In July, Amazon supplanted Walmart (NYSE: WMT) as the nation’s most valuable retailer, as measured by market capitalization. Those who follow technology trends could have told you they had seen this change as inevitable. Even if the news didn’t come as a huge surprise, it was yet another indicator of the impact e-commerce has had on brick-and-mortar businesses during the past two decades.
Thousands of book and record stores have closed since Seattle-based Amazon (NASDAQ: AMZN) launched in 1994. These physical locations have had to contend with the lower prices and delivery services offered by online rivals, as well as the advent of streaming services and other “disruptive” models for consuming media.
One place where people can still go to browse the shelves and chat with connoisseurs is the local library, which is somewhat insulated from the financial pressures that traditional shops face. Rabble, a Madison, WI-based startup, is running with that idea and aiming to turn libraries into hubs for local music. This could help fill the void left by the ongoing disappearance of mom-and-pop record stores, says Rabble co-founder Preston Austin.
“Ultimately, what we’re really going for is more people being able to connect to their local music scene and learn more about it,” Austin says. “We think local collections is going to be a complex area moving forward, in terms of Web technology.”
Rabble’s open-source software, called MUSICat, allows local artists to add songs to a library’s online collection and receive licensing fees in return. Tracks are free to stream and download, though the latter activity requires a library card. MUSICat can be accessed remotely, Austin says, similar to how many libraries have websites that allow readers to place holds on books.
The software is currently in the “alpha” stage, meaning further development is needed before it’s ready to be released publicly; however, two cities are already using the service (more on that below), and Austin says he expects eight others will sign up by summer’s end.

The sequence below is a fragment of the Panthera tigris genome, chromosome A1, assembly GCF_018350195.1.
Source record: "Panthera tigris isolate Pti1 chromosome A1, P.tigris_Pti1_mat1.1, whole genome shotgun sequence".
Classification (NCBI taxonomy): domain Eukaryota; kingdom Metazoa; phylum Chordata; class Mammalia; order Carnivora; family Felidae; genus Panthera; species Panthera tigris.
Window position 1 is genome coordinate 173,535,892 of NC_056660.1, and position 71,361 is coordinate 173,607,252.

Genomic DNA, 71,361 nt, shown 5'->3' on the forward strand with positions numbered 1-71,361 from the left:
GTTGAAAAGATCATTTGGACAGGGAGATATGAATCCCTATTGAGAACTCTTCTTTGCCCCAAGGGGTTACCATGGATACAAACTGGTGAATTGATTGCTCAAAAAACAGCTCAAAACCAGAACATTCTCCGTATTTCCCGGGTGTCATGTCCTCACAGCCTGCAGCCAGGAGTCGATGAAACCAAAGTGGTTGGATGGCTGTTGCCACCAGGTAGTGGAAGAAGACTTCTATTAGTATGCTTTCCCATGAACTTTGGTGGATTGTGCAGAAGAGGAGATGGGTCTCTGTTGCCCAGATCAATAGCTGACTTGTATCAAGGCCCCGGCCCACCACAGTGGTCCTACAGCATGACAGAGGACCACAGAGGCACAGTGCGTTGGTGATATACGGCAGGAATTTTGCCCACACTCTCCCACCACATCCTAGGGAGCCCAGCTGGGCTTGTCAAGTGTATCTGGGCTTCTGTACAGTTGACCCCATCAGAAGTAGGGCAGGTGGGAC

Rabble is a spinoff of Murfie, another music-related startup Austin co-founded. He and Matt Younkle, Murfie’s other co-founder, recently announced they were stepping down from their leadership roles with the company (both will become advisors to Murfie, and Younkle will continue to serve on its board). In an e-mail, Younkle says he’s not planning to become involved with Rabble’s day-to-day operations. Murfie owns half of Rabble, and the remaining shares are split between a small group that includes Austin and Kelly Hiser, Rabble’s CEO and also a co-founder.
Like Murfie, Rabble is a place for users to find and download music. However, everything in Murfie’s online shop originated from one of the 750,000 CDs and vinyl records the company keeps in a vault; all of these discs belong either to Murfie or to one of its customers, says Murfie CEO Chris Wheeler. With Rabble, the emphasis seems to be less on ownership, and more on origin.
After incorporating in 2014, Rabble created an initial version of what would become MUSICat, Austin says. It was rooted in Murfie’s technology, he says, which is evident in the fact that users could download albums, but not individual songs. Austin says that’s been changed in one of the cities where Rabble is available, Edmonton, Alberta, in Canada.
“We’re moving in the direction of track-based for both streaming and download,” he says. “You just select the format when you download the track.”
Madison and Edmonton are two of MUSICat’s 10 pilot cities, Austin says. He declined to name any of the others, but said that one has already agreed to terms with Rabble, and that two others are close to signing. The remaining five aren’t as far along in the contracting process, but Austin says he anticipates progress over the next six months or so.
Rabble is a for-profit venture. It develops, hosts, and supports MUSICat, and charges libraries for those services. According to its website, a “mid-sized population center” can expect to pay Rabble $30,000 to install MUSICat and maintain the software for a year, and then $12,000 annually after that.
Austin says he and his team would like to come up with ways to reduce the financial burden on … Next Page »